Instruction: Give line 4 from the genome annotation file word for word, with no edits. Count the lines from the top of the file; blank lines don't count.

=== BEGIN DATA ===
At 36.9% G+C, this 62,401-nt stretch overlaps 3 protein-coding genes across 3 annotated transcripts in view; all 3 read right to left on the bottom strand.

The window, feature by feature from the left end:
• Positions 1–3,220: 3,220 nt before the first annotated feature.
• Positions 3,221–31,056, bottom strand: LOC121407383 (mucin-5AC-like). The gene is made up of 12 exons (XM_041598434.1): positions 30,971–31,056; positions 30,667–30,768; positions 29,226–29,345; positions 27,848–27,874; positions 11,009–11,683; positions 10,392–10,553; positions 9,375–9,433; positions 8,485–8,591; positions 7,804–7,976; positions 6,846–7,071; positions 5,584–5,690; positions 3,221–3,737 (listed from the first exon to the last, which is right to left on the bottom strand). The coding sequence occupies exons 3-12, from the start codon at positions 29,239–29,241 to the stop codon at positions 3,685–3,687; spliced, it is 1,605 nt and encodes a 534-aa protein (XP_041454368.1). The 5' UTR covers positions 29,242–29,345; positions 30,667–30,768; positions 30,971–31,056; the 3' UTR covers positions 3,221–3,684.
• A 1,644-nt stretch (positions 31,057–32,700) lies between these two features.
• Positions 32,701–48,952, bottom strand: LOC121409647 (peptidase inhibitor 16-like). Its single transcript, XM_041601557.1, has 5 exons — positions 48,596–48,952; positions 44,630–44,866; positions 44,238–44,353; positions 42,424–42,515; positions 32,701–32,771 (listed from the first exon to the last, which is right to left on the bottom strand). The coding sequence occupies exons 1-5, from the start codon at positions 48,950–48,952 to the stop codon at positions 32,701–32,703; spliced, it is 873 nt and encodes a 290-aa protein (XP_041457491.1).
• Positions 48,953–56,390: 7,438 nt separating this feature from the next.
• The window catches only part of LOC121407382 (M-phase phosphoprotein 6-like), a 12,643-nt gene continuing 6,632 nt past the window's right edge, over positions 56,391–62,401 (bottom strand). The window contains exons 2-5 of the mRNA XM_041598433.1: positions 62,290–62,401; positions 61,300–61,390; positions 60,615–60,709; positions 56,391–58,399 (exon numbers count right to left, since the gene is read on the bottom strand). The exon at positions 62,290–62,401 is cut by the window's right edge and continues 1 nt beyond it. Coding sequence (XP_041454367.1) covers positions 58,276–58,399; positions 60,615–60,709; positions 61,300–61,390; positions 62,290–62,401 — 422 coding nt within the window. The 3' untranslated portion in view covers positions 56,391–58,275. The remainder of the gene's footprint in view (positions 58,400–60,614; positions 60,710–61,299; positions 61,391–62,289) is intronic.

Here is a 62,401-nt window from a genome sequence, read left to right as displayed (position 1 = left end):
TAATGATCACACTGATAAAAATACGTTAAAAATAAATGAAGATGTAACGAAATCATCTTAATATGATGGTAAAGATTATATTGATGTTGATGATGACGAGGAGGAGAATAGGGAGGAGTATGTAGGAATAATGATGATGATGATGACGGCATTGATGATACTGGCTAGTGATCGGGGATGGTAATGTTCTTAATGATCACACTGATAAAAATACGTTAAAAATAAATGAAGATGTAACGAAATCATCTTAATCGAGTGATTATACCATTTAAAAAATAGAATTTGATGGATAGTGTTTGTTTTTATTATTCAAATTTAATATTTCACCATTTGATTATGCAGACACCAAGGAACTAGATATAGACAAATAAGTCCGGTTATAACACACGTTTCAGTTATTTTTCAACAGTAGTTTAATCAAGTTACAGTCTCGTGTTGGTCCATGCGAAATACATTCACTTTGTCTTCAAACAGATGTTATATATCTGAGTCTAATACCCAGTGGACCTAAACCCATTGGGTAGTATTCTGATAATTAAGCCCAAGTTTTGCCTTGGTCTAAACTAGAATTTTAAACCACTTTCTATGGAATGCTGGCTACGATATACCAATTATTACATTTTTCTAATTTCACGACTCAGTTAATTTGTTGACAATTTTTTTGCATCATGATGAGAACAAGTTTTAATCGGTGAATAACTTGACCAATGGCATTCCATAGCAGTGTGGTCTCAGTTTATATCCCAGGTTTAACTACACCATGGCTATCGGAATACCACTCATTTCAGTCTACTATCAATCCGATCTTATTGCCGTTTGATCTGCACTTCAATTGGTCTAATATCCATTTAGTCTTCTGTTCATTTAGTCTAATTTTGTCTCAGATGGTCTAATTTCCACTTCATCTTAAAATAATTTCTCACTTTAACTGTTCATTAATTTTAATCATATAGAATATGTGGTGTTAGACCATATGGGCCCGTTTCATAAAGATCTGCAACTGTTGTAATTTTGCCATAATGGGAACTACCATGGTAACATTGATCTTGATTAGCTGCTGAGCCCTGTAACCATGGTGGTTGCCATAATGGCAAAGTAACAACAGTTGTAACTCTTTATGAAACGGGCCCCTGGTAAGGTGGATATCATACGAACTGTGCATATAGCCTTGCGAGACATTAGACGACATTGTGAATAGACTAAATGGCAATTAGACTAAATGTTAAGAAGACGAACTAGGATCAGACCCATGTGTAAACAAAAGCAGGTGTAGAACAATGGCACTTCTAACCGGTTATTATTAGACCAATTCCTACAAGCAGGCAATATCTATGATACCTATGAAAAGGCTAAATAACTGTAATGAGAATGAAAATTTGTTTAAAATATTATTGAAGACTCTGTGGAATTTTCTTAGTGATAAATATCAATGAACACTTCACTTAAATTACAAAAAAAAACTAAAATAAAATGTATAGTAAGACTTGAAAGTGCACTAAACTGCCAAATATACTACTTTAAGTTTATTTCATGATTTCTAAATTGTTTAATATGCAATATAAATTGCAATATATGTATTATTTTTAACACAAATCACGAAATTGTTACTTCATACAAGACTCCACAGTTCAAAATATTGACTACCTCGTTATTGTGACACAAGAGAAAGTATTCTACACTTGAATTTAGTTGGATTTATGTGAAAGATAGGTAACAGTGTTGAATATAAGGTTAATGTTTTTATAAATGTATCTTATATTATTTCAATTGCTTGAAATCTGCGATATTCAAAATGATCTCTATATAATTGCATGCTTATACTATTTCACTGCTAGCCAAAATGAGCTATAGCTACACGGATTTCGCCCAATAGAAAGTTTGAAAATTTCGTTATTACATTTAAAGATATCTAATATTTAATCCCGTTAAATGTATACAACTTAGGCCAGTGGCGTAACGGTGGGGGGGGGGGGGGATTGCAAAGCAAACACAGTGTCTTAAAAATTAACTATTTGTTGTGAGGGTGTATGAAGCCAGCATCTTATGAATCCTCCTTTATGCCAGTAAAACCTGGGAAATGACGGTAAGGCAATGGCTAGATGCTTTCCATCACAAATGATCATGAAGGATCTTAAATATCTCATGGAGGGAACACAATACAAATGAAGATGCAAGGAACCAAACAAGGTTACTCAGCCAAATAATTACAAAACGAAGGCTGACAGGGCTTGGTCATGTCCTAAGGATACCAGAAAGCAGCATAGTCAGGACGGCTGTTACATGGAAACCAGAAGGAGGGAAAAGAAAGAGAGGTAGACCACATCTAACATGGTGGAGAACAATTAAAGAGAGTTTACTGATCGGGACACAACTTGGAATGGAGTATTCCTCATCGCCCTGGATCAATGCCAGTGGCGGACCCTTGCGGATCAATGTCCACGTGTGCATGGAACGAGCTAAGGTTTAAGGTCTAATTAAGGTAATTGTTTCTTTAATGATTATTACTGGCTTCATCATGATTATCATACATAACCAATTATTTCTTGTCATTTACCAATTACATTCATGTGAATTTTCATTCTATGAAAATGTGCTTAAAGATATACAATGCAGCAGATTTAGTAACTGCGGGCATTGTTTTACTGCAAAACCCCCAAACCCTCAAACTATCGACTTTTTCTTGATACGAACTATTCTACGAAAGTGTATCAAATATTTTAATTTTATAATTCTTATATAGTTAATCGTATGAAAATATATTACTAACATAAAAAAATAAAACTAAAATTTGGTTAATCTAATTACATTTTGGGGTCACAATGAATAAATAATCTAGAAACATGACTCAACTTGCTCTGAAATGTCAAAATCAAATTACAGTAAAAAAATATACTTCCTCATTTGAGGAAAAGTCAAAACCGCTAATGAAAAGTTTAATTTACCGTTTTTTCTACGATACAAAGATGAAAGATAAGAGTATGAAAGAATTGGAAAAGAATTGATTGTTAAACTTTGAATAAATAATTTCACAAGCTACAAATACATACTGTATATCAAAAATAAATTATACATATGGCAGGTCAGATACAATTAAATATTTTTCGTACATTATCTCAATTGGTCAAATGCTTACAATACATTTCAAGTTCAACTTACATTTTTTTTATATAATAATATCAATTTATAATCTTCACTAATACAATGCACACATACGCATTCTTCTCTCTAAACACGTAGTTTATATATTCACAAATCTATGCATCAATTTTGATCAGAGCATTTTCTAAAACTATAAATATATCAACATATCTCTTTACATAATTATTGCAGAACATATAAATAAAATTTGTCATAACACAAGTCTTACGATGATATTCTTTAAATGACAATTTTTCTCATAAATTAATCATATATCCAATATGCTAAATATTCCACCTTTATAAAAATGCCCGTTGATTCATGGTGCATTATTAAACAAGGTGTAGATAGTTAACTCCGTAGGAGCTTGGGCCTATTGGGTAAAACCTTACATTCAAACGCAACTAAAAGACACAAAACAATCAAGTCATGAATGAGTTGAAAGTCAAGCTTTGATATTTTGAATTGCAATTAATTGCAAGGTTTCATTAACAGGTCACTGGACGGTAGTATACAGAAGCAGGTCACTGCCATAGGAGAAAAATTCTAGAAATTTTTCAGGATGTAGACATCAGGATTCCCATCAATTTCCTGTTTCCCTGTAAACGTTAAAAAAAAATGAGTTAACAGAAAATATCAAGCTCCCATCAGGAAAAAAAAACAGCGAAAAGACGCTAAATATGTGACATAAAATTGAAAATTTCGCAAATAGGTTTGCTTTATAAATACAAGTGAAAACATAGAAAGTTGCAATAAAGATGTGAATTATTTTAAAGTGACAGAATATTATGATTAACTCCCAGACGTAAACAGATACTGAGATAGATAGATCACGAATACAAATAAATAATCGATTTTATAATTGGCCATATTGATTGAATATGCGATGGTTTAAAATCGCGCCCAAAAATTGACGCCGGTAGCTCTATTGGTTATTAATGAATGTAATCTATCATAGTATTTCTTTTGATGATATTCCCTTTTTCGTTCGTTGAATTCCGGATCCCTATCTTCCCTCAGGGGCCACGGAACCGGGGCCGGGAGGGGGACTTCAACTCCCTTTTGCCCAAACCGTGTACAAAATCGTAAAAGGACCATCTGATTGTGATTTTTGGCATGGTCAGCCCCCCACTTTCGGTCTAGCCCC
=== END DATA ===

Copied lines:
• Positions 3,221–31,056, bottom strand: LOC121407383 (mucin-5AC-like). The gene is made up of 12 exons (XM_041598434.1): positions 30,971–31,056; positions 30,667–30,768; positions 29,226–29,345; positions 27,848–27,874; positions 11,009–11,683; positions 10,392–10,553; positions 9,375–9,433; positions 8,485–8,591; positions 7,804–7,976; positions 6,846–7,071; positions 5,584–5,690; positions 3,221–3,737 (listed from the first exon to the last, which is right to left on the bottom strand). The coding sequence occupies exons 3-12, from the start codon at positions 29,239–29,241 to the stop codon at positions 3,685–3,687; spliced, it is 1,605 nt and encodes a 534-aa protein (XP_041454368.1). The 5' UTR covers positions 29,242–29,345; positions 30,667–30,768; positions 30,971–31,056; the 3' UTR covers positions 3,221–3,684.